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Sunday, September 30, 2007

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Agricola

It's probably too obvious to start with the idea that this kind of project would revolutionize something like mapquest, where every major change in the directions would be a photo or video of the point. No need, either , to think of the travelogues that we all might be subjected to by our more technical friends. But there is something big out there.

Chucker

Dan, Way, way back in the day - when video disks were becoming popular - I was still in tourism promotion and got excited by some startling tech news.

It never panned out, to my knowledge, but I was told by a sharp promoter that technology existed THEN (early 80s)to watch a still picture an attraction or hotel and then "step forward" to see into the lobby then move further down the hallway and turn right or left and see THAT view on the screen.

He explained that more than 80,000 single pictures could be contained on a single video disk (the size of a 12" LP recording) and instant access meant you could offer what we now would call a virtual reality tour from that massive base of photos.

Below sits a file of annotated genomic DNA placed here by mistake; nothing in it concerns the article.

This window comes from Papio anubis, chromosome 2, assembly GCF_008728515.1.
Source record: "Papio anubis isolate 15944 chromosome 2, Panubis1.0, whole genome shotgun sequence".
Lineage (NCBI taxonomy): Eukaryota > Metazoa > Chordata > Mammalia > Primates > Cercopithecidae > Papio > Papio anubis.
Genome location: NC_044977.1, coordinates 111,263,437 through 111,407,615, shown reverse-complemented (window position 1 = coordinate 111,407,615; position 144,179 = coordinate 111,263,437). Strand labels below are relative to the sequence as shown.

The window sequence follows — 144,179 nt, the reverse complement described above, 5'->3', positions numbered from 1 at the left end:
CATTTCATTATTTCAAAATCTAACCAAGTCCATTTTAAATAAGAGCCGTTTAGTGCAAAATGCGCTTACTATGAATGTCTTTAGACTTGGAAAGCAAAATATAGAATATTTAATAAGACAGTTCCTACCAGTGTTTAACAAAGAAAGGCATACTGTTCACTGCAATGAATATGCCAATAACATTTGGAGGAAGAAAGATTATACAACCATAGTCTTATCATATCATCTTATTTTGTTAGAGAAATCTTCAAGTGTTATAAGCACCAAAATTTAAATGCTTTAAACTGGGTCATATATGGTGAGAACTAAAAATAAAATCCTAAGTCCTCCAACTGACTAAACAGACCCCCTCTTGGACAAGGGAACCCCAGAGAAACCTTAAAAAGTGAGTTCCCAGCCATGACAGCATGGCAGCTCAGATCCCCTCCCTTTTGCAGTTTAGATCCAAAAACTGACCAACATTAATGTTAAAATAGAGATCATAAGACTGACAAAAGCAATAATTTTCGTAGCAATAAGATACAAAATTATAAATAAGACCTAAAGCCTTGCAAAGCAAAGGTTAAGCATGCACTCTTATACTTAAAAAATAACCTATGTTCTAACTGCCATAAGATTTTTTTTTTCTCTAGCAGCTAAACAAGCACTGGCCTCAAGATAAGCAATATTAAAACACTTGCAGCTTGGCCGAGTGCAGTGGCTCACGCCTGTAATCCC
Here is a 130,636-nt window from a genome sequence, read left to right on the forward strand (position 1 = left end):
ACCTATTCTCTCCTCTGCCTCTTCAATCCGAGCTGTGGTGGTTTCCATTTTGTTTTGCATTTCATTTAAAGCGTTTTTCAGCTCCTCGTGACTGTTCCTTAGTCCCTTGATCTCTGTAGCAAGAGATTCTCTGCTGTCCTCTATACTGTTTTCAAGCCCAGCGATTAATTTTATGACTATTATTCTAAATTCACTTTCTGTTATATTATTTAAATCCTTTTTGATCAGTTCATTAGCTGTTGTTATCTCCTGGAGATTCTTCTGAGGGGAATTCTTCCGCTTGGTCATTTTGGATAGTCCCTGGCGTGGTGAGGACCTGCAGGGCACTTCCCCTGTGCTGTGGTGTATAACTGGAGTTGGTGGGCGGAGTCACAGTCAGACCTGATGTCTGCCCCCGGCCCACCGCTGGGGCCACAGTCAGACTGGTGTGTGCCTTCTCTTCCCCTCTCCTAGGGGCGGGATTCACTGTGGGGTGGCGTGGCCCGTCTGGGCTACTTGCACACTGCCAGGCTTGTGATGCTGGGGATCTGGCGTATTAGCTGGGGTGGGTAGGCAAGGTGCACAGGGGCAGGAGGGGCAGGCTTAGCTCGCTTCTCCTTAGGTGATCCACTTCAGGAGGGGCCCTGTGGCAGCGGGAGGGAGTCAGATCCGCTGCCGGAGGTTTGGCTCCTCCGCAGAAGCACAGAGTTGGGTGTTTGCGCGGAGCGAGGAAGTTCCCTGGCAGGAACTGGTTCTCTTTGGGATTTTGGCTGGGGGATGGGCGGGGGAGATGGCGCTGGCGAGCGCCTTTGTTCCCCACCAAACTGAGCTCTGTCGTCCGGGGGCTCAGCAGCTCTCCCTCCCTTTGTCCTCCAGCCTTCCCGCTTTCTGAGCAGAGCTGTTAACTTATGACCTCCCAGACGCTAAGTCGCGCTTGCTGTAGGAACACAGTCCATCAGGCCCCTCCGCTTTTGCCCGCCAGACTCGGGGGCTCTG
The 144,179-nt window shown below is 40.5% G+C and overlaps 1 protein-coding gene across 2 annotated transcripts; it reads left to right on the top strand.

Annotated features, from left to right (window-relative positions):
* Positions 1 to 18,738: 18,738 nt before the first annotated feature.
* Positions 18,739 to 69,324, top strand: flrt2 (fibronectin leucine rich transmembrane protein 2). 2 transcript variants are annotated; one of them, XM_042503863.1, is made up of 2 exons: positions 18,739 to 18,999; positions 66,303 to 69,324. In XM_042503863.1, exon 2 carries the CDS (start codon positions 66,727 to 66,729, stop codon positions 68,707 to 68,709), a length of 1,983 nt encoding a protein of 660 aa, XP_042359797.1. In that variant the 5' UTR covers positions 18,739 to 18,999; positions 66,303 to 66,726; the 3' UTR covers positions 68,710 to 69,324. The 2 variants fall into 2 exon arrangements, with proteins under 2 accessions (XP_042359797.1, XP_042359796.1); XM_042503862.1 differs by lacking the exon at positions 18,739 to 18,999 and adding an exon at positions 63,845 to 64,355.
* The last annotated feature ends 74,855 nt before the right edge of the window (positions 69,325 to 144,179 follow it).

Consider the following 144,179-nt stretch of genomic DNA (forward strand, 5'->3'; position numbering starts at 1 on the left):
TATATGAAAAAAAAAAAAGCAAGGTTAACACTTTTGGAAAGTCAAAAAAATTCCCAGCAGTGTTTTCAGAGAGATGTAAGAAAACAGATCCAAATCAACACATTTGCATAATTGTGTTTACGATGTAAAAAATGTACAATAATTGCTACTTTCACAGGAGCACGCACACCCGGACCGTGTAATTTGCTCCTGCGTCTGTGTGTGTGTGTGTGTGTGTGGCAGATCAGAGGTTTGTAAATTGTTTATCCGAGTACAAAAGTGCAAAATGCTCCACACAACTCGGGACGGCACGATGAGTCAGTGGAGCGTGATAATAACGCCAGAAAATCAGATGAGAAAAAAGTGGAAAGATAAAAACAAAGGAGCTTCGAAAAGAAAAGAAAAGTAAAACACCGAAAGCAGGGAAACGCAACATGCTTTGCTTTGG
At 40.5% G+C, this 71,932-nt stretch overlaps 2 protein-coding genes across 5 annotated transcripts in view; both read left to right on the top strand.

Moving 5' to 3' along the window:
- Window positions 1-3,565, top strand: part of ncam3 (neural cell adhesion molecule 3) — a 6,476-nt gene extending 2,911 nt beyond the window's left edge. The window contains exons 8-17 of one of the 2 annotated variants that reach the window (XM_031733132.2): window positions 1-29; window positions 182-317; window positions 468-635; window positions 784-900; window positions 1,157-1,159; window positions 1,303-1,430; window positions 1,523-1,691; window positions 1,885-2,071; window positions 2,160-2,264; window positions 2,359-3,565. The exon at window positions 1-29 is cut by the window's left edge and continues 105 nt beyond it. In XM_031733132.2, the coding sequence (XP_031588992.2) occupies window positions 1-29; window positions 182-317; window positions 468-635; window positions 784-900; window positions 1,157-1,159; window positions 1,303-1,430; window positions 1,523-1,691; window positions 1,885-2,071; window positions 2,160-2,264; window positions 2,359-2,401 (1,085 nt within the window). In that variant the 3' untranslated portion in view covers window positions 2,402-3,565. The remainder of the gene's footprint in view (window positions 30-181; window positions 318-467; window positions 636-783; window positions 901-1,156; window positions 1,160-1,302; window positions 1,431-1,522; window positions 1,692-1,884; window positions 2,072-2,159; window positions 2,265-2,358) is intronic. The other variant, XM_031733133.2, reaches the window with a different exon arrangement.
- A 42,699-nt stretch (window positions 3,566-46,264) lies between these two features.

That was 27 years ago. Looks like you and Geoff are making that Sci-Fi premise come true.

Mark Musselman

I hear you! I've begun to digitally post some of our information using Google Earth. You can see the Audubon South Carolina property lines; the Francis Beidler Forest boardwalk, canoe trail and hiking trails; and the Four Holes Swamp watershed boundary at http://www.sc.audubon.org/education/curriculum.htm

Once our new webpage is online, various data (water quality, species sightings, research) will be loaded, including video and still images, especially for the boardwalk and canoe trail. Anyone on the planet will be able to take a virtual field trip to the Francis Beidler Forest and remotely experience the largest remaining virgin, old-growth cypress/tupelo swamp.

Your blog is a fine tutorial to get me started!

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